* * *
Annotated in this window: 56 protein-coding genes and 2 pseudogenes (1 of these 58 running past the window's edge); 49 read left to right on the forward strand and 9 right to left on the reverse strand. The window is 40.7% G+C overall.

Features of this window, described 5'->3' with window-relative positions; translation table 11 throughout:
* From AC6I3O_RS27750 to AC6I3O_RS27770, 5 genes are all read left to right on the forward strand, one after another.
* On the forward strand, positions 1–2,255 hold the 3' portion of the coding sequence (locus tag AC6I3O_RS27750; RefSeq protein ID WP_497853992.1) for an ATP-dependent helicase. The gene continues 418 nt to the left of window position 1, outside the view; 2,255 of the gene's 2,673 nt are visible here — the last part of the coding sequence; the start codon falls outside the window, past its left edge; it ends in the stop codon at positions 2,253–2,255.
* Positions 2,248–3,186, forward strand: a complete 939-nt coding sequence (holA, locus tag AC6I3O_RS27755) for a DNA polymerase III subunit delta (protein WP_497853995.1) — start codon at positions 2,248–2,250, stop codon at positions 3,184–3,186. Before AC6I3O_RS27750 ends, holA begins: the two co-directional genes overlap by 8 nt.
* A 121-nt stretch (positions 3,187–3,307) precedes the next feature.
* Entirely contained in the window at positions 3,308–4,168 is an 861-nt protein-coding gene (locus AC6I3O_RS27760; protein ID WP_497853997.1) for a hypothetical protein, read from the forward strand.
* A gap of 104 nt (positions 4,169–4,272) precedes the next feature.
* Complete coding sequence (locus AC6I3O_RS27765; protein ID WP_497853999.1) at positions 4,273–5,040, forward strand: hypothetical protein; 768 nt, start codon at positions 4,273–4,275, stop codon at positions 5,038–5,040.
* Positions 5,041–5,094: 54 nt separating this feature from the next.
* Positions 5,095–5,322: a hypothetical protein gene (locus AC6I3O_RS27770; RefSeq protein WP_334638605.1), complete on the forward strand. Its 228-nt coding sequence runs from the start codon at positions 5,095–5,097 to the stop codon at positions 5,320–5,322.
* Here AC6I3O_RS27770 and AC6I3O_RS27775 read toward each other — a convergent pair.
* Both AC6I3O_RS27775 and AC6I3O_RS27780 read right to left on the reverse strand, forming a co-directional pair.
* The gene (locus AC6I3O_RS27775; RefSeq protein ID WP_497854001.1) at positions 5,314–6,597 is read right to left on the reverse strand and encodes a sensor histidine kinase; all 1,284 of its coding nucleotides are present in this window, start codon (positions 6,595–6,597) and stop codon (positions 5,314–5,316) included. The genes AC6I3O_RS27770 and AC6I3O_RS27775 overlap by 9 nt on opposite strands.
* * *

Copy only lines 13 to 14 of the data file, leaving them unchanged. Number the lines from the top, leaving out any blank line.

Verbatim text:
* Both AC6I3O_RS27775 and AC6I3O_RS27780 read right to left on the reverse strand, forming a co-directional pair.
* The gene (locus AC6I3O_RS27775; RefSeq protein ID WP_497854001.1) at positions 5,314–6,597 is read right to left on the reverse strand and encodes a sensor histidine kinase; all 1,284 of its coding nucleotides are present in this window, start codon (positions 6,595–6,597) and stop codon (positions 5,314–5,316) included. The genes AC6I3O_RS27770 and AC6I3O_RS27775 overlap by 9 nt on opposite strands.